Anyone who has toured Oriole Park at Camden Yards or heard of its history knows the ballpark is as iconic nationwide as Fort McHenry and spawned an entire era of ballpark revitalization in baseball. But what some may not know is that this brick behemoth almost had a different address.
As part of the 20th anniversary celebration of Camden Yards, seven business and sports advocates took part in a panel discussion on August 23, discussing the economic benefit Oriole Park at Camden Yards has had on the city. And what some remembered was back in the 1980s when then-mayor William Donald Schaefer fought tooth and nail to use the stadium as part of the Harbor draw.
Ron Kreitner, executive director of WestSide Renaissance, recalls very vividly Schaefer pushing for the ballpark’s construction in the city as opposed to the county and then fretting on Opening Day about its success.
Schaefer needn’t have worried. Not only has Camden Yards brought great identity and community spirit to the city, but it has also revitalized neighborhoods, attracted and retained businesses, and breathed life into the downtown/Inner Harbor area. And as Don Fry, president and CEO of the Greater Baltimore Committee, said, “what wouldn’t be here if we didn’t have Oriole Park at Camden Yards?”
At the time, the idea of putting the ballpark downtown was “swimming against the tide,” but the suburban alternatives would ultimately have had less access to amenities, exiting times would have been twice as long and infrastructure changes would have been costly.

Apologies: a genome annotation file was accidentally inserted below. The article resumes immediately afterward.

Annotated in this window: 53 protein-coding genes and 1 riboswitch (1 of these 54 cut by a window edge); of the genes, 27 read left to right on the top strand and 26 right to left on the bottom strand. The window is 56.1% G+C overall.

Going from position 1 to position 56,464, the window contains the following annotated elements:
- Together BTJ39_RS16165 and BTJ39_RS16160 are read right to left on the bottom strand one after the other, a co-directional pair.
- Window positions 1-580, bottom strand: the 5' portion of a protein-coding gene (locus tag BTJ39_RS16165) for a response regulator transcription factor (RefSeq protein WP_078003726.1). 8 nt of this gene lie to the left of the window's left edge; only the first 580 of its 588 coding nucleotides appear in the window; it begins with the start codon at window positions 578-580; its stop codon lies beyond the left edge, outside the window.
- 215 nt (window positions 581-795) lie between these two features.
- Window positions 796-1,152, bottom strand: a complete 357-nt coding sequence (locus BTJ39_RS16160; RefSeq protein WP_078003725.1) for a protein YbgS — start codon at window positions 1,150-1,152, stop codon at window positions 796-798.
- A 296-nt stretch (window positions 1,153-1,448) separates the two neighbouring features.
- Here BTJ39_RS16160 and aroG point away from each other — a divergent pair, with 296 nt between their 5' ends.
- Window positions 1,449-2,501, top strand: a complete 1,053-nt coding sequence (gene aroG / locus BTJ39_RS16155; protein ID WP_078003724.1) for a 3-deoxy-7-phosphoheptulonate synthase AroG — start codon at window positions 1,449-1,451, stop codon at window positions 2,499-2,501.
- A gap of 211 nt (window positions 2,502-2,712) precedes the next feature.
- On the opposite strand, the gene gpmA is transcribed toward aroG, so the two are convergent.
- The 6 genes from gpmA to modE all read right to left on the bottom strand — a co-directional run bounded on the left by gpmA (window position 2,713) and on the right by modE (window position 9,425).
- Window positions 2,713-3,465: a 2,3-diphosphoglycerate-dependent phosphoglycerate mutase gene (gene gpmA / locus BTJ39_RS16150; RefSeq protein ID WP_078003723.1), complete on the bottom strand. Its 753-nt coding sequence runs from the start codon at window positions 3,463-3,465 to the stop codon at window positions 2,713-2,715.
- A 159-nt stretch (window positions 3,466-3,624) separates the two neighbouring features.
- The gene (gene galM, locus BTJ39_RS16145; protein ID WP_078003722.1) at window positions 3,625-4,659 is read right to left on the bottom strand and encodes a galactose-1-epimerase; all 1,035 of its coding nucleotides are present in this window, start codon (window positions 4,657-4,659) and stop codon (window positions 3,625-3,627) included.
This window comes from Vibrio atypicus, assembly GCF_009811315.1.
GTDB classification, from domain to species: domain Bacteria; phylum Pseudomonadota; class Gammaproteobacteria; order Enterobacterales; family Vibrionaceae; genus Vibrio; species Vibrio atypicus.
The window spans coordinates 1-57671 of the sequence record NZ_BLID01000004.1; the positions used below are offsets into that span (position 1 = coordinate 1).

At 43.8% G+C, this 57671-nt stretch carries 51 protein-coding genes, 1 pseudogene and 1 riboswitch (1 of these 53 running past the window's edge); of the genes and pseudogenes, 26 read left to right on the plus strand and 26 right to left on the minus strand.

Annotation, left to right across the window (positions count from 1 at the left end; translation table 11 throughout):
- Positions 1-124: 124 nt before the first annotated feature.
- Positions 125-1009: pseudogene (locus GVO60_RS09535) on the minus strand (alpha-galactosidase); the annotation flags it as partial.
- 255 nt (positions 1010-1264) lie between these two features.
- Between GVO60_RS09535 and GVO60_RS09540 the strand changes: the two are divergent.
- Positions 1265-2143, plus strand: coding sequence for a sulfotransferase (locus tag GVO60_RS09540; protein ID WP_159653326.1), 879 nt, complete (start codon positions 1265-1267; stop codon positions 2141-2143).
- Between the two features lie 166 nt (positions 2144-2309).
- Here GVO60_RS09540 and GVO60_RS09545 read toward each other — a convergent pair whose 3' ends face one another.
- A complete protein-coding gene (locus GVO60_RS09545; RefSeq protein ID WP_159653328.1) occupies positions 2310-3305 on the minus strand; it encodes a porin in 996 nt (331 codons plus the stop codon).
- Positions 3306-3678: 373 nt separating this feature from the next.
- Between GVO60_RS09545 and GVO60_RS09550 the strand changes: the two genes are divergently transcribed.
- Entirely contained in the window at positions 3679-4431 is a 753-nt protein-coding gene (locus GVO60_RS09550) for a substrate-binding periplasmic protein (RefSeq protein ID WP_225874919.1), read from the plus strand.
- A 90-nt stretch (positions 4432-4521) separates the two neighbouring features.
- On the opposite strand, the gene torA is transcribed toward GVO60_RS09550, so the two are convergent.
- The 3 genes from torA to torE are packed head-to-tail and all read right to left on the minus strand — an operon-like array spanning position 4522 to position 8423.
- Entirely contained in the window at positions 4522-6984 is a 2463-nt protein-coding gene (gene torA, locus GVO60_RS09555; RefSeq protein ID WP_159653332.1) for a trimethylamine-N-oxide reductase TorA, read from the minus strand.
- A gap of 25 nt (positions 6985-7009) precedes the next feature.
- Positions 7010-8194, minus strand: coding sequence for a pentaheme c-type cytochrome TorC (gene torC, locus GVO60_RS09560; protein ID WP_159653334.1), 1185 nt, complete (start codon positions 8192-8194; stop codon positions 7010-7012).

“It’s easier to understand the benefits when you look at the alternatives,” Kreitner said. “It took a long time for people to recognize and accept the benefits of the ballpark being in the city.”
Fry, who considers OPCY one of the defining projects of the last 50 years, said, from a business perspective, the O’s create vibrancy in the city that businesses can get invested in. He compared game days to a “mini city festival,” which is obvious when ardent fans are roaming the streets of Baltimore before and after games.
Tom Noonan, president and CEO of Visit Baltimore, noted that summer occupancy in hotels is 20 percent higher with baseball in town. On average, rooms are filled to 71 percent occupancy, which also increases — along with the rates — when the Red Sox and Yankees are in town. Boston brings the number up to 82-86 while New York fans fill occupancy to almost 90 percent.
During a potential playoff run, those numbers could go even higher as civic pride builds and continues the ongoing momentum the city is feeling on the heels of a (knock on wood) revitalizing season.
“The excitement is well beyond the footprint of Camden Yards” going into a potential playoff, Doug Duennes, executive vice president of the Orioles business operations said. Noonan added that a playoff run would only serve to reaffirm the O’s as one of the top five recognizable brands in Baltimore.
Director of sports marketing for the state of Maryland, Terry Hasseltine, said Camden Yards starts the dialogue when he is in talks with people to bring big events to the city.
“Camden Yards is a natural starting point,” he said. “It’s beautiful, iconic, a place to witness great baseball, logistically sound, entertaining and a great fan experience. An easy sell.”